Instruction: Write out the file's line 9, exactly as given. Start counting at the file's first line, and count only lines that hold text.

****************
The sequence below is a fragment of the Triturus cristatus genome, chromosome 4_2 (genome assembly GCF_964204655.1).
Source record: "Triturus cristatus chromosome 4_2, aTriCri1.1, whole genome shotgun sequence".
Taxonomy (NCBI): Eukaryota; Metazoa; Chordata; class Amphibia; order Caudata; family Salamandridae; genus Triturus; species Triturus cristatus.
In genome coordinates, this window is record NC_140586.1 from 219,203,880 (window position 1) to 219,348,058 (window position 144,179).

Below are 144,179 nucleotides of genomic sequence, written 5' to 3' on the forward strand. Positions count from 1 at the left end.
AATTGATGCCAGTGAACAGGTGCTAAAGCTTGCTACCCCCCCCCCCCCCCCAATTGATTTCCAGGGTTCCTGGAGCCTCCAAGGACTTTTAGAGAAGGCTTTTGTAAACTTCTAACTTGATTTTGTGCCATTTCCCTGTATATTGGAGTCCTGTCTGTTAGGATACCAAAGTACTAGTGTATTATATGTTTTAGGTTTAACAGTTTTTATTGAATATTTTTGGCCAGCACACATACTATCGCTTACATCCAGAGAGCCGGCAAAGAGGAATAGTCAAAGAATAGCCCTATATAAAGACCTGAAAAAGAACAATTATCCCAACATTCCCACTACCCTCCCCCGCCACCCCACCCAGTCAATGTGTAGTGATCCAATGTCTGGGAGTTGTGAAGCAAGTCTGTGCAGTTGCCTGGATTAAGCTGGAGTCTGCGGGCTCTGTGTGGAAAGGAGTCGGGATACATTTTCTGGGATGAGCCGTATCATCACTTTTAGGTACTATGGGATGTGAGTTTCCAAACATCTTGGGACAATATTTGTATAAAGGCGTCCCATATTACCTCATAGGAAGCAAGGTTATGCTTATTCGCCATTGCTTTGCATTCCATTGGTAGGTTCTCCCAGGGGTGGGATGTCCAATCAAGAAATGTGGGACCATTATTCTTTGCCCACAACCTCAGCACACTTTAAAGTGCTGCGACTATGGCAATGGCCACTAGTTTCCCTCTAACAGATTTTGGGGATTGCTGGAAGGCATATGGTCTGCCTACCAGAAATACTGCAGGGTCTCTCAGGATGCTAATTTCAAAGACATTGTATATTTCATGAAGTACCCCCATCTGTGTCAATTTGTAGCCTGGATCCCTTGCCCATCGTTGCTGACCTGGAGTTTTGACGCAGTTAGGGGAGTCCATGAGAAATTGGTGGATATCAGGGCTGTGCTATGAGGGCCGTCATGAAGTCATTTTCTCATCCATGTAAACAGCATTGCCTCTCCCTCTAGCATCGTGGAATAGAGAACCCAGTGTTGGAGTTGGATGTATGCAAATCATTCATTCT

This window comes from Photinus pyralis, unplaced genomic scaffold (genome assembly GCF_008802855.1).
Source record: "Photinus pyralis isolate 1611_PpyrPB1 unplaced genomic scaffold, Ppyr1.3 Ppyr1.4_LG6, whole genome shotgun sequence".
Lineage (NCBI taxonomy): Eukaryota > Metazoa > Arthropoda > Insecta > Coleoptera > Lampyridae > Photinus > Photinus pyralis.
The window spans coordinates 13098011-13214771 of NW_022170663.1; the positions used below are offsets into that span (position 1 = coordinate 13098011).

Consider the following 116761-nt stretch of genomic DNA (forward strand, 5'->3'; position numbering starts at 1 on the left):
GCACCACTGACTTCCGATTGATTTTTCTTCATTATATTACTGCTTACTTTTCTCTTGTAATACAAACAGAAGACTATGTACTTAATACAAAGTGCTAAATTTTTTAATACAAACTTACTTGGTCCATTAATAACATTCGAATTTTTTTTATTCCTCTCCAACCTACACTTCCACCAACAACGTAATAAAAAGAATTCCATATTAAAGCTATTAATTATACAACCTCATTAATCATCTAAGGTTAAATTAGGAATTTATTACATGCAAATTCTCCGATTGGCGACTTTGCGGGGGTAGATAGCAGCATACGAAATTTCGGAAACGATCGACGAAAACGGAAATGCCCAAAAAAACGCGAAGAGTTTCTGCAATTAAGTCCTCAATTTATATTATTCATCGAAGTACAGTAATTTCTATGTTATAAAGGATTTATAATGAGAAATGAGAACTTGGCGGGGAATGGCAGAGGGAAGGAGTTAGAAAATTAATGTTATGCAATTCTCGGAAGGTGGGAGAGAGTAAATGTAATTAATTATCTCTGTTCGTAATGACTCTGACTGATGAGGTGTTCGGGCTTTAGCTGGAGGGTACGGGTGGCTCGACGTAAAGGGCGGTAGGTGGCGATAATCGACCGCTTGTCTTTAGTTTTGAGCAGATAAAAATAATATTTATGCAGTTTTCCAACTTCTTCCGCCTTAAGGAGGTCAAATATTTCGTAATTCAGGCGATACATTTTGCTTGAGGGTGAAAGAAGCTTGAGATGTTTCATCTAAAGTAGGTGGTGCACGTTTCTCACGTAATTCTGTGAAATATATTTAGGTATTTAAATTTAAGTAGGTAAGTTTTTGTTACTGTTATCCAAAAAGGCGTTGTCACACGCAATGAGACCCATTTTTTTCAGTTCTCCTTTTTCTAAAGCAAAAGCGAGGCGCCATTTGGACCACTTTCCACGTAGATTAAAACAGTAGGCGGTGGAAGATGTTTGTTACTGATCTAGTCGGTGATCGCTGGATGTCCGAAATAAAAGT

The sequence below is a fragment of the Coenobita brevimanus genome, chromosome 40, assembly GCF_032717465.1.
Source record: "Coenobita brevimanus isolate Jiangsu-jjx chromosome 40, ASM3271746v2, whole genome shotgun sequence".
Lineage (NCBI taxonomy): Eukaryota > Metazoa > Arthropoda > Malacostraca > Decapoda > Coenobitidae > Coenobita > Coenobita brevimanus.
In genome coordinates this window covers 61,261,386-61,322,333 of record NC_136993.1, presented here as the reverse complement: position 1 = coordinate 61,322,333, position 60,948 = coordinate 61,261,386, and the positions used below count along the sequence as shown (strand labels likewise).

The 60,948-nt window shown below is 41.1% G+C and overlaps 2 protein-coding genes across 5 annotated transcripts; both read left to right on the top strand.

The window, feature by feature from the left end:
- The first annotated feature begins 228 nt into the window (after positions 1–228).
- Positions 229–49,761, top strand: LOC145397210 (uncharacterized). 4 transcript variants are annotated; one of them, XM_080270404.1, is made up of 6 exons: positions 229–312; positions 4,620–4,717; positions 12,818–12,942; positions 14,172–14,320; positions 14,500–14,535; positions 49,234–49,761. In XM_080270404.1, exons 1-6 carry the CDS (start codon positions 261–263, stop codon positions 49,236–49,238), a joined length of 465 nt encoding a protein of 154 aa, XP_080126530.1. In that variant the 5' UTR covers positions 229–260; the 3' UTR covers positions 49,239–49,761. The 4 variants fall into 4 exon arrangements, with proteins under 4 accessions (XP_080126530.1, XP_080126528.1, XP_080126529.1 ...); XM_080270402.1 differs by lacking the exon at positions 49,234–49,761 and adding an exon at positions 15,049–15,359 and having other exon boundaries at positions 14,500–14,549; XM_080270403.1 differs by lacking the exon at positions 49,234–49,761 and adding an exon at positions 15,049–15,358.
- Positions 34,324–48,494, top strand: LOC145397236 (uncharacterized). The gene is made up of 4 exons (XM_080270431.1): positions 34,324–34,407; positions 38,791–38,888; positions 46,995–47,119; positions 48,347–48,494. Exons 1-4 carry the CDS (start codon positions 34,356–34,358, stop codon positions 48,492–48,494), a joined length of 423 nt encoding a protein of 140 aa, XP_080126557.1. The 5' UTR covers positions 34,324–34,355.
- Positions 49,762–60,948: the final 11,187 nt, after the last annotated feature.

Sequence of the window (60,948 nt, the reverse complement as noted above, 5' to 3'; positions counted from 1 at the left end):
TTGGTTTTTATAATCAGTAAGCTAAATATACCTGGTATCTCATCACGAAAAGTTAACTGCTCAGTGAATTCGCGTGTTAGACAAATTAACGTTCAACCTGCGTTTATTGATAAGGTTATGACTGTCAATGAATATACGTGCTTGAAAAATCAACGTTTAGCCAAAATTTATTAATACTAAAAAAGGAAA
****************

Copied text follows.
Lineage (NCBI taxonomy): Eukaryota > Metazoa > Arthropoda > Insecta > Coleoptera > Lampyridae > Photinus > Photinus pyralis.